The Massachusetts State Police will be tasked with maintaining a comprehensive Civilian Resource List, a statewide database of all available civilian search and rescue resources, including organized groups and individuals who have been certified to assist in operations by the State Police.
The State Police shall publish a list of acceptable courses through which individuals may be certified in search and rescue techniques so that they may become eligible for inclusion on this list.
In order to best ensure the fitness and integrity of the civilians who respond to a missing person scene, all civilians who wish to be placed on this list will also be required to submit to background checks on a yearly basis; submit proof, on an annual basis, of a physical examination; and agree to abide by all rules and regulations concerning their conduct during the course of the operation.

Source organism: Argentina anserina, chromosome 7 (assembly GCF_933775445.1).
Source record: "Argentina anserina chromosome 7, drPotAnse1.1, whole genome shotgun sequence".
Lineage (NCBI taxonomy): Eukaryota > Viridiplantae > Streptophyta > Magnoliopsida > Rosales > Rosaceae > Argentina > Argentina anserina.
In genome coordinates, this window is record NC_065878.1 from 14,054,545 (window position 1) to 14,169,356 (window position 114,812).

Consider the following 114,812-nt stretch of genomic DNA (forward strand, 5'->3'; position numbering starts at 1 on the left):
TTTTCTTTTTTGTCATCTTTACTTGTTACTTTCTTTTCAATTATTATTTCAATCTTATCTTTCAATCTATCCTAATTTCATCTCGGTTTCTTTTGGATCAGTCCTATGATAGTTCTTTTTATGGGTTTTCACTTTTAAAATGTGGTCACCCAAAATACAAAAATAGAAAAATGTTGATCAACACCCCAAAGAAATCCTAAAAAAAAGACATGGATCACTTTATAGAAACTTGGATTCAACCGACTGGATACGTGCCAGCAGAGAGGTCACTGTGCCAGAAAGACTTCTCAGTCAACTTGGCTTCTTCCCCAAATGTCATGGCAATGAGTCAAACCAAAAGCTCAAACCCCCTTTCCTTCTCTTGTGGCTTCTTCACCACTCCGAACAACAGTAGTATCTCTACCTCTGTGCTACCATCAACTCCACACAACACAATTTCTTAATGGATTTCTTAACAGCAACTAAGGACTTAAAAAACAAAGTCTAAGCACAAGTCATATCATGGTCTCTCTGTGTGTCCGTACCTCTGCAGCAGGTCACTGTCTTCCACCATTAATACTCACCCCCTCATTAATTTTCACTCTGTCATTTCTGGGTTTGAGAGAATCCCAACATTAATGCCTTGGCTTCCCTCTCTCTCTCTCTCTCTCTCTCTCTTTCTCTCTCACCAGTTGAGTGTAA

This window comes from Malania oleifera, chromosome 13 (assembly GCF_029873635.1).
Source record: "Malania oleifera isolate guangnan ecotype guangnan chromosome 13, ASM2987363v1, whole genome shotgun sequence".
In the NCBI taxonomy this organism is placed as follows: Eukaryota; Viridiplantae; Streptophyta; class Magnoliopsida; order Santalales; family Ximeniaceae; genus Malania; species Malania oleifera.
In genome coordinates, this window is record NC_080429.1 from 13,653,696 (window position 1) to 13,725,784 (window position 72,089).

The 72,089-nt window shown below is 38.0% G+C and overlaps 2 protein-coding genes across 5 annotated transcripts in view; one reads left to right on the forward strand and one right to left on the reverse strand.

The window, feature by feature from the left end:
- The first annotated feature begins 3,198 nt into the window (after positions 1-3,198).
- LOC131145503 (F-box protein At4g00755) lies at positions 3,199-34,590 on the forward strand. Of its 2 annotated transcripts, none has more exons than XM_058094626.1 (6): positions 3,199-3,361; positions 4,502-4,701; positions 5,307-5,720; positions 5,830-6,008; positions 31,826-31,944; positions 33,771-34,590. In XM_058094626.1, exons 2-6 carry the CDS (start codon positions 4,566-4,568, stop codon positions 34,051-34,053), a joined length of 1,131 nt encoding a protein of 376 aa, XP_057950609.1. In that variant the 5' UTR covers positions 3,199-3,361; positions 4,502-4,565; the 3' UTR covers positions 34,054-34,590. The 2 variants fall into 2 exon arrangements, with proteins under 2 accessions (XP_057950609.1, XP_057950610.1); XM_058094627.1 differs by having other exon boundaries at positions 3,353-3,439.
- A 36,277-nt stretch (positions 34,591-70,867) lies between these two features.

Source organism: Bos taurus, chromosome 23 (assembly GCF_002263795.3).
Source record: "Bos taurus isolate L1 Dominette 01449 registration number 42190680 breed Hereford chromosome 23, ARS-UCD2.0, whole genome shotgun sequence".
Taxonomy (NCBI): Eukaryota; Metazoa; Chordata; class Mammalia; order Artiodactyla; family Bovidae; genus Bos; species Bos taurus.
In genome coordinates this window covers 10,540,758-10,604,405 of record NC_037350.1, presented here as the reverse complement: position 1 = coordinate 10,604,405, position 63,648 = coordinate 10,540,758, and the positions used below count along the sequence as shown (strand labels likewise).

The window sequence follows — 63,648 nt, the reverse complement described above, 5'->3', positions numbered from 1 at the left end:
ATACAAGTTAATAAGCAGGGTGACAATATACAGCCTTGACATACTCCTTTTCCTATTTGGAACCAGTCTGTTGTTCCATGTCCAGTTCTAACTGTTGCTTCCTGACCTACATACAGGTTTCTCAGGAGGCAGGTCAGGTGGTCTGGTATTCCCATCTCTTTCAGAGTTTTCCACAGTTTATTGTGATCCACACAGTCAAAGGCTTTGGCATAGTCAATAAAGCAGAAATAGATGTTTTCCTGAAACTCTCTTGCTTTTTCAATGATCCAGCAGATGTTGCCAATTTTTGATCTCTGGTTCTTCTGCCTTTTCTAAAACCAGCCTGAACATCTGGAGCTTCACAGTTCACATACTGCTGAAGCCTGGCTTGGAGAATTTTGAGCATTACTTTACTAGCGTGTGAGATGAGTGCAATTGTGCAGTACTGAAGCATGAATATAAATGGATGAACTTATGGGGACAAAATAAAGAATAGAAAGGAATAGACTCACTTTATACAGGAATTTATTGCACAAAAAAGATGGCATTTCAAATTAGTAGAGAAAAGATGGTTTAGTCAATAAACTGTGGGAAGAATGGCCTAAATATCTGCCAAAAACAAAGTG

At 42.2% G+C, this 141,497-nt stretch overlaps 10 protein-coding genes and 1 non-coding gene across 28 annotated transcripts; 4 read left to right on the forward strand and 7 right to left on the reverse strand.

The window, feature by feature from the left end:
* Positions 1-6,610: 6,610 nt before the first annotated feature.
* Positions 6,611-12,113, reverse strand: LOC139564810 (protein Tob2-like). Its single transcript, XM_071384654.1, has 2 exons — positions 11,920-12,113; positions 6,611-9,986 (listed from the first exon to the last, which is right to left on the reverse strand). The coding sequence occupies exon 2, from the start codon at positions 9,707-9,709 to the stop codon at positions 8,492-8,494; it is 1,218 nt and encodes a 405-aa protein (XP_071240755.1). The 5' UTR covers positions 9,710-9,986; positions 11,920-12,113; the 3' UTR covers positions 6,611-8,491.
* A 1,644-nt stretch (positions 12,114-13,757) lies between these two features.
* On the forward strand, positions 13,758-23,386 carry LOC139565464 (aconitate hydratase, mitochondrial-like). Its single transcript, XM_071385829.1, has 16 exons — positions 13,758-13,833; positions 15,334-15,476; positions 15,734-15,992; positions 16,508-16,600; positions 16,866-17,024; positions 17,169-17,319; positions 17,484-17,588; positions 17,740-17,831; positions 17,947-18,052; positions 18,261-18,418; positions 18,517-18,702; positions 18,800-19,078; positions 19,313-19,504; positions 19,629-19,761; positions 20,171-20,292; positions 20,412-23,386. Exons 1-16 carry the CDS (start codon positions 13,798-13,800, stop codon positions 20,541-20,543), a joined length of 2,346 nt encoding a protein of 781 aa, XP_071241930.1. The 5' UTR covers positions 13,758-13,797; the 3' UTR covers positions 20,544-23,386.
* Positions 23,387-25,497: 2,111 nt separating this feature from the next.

This list is to be generated on a statewide and regional basis. Once completed, regional lists will be maintained at regional State Police barracks.
Untrained Civilian Searchers
The Plan also has protocols for dealing with untrained searchers. These are the civilians, usually family members and neighbors, who have no specific training. The majority of these volunteers are highly motivated. However, it is this type of searcher that can pose a risk to themselves, the missing individual and to the integrity of the search as a whole. Accordingly, this searcher must be managed in a specific manner as set forth by the Plan's protocols.
Management of Civilian Resources